Avenue Supermarts, through its popular chain of stores D-Mart, broke many records on the day it listed, galloping more than 100 percent in returns for the lucky few investors who were allotted shares. But the key question in the mind of investors who are looking to invest at current levels: How justified is this valuation?
Based purely on price to earnings valuation, it would take a brave heart to buy the stock at current levels. At a price of Rs 645 the stock is trading at 77 times it current fiscal’s profit. At these levels there is very little margin of safety for the investors. It is highly doubtful that the canny investor Radhakishan Damani, who turned retailer as the promoter of Avenue Supermarts, would have picked up a company at these valuations.
Many experts have been quoted as saying that the share price is unlikely to come down anytime soon. But that does not mean that it might go higher, the stock can remain in a range till fundamentals catch up with the stock price. This has been observed in other IPOs which tapped the market at high valuations as in the case of diagnostics companies like Dr Lal Pathlabs and Thyrocare Technologies.
A reason for companies like D-Mart and the diagnostic players getting a higher valuation is probably because there are few other players in the space they operate in. Thus long-term investors are willing to chip in on a regular basis to keep the price out of the reach of smaller investors who generally do not have the patience to wait it out.
In the case of D-Mart too, the nearest competitor, Kishore Biyani’s Future Retail, is nowhere as efficient as D-Mart though it’s a much bigger player with various formats of retail stores. Despite being the poster boy of organized retail for a long time, Future Retail’s operational efficiency is nowhere close to that of D-Mart’s.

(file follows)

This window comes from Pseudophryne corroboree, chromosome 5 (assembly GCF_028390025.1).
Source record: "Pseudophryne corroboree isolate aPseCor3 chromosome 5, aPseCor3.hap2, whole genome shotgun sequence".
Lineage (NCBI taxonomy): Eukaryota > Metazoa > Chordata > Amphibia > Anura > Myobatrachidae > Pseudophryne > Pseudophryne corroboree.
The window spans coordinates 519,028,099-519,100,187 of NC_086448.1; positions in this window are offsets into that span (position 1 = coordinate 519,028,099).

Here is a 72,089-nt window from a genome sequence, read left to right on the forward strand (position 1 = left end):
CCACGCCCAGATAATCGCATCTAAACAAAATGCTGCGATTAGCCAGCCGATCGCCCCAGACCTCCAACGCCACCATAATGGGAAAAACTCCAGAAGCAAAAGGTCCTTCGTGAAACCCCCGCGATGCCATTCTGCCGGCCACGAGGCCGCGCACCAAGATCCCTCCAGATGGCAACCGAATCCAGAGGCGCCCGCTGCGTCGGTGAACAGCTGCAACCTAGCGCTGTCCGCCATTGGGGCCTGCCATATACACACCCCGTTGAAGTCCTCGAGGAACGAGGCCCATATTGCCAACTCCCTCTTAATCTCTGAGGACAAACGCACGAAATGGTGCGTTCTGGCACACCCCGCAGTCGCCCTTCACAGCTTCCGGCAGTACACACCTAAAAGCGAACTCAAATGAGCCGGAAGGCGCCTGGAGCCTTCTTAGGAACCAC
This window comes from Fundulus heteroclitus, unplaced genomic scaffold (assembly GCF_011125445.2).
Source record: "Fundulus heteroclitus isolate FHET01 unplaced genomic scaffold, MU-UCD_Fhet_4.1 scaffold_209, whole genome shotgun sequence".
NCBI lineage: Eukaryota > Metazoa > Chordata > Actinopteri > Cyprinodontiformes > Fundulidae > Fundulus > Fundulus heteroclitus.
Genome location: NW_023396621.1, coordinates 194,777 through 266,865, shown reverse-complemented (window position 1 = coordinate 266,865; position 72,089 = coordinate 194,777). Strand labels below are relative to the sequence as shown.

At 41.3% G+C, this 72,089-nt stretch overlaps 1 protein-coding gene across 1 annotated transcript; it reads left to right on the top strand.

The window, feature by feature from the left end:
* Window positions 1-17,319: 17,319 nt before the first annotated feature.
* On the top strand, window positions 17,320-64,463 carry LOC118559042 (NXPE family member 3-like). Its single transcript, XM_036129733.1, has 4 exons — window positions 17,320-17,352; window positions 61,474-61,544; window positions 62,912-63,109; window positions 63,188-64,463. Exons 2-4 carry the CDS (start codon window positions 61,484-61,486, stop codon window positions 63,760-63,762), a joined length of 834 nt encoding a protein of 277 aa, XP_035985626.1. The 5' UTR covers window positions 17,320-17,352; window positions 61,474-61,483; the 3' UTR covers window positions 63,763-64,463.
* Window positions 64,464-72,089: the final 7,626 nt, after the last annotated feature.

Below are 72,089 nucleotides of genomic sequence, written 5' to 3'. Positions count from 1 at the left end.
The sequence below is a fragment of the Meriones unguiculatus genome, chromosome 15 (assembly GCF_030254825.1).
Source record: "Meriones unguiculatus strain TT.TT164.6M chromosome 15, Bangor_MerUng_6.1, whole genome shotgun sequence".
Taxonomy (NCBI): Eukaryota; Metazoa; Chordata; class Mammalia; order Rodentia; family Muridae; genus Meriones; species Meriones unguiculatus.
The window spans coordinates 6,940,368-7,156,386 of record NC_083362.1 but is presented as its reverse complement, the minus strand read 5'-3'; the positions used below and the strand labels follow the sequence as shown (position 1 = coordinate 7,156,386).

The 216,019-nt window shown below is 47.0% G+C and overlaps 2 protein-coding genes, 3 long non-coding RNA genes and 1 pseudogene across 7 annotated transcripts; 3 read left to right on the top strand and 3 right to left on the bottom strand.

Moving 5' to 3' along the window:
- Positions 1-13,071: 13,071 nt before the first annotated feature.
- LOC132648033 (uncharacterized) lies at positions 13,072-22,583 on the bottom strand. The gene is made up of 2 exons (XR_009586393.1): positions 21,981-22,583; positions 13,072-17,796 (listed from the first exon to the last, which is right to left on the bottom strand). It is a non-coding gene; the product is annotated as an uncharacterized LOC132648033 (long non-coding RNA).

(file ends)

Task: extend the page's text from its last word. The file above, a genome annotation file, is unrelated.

Take a look at inventory turnover ratio, a measure which tells how many times the goods on the racks are churned in a year. For D-Mart the ratio stands at 14 times while for Future Retail, based on the merged entity numbers in a Morgan Stanley report it is only two times. This means that while D-Mart is replenishing its stock every 26 days, Future Retail does it every six months.
So is Future Retail earning a high margin by holding on to its inventory for such a long time? Not really. Future Retail enjoys an operating margin of 3.2 percent as compared to 7.9 percent for D-Mart. Rental expenses eat away most of the margin for Future Retail as compared to D-Mart which prefers to acquire and build its own malls rather than use rental space.
But how good is Future Retail in using its huge mall space? Future Retail earns a revenue of nearly Rs 13,000 per square metre off its retail space, while D-Mart earns Rs 24,000 per square metre.
So does Future Retail have a better debt-equity ratio than that of D-Mart? Well, they are comparable. For FY17 Future Retail has a debt-equity ratio of 0.6 while that of D-Mart is 0.7. However, D-Mart will be using the proceeds of this issue to retire most of its debt. They ratio will then be skewed considerably in favour of D-Mart.
For an investor the ultimate number to be monitored is the return on equity (RoE) which measures the ability of the company to generate profit from its shareholders investment. Here too, D-Mart scores over Future Retail. As compared to a RoE of 15.5 percent for Future Retail, D-Mart has a RoE of 21.1 percent.
In terms of valuation, analysts expect Future Retail to post an EPS of Rs 7 for the current fiscal, discounting its current price of Rs 263 by 37 times as compared to 77 for D-Mart. But D-Mart has a faster growth rate and a more efficient business model which will always give it a premium over other players.
A similar valuation difference is visible in airline space. Interglobe Aviation (IndiGo), an efficient player in the sector, trades at a historic PE of 17 as compared to Jet Airways, an all-service airline, which has a PE of 9. Markets always give a better rating for an efficiently managed company. It seems the valuations difference between the two retail companies is here to stay, unless Future Retail tightens its belt.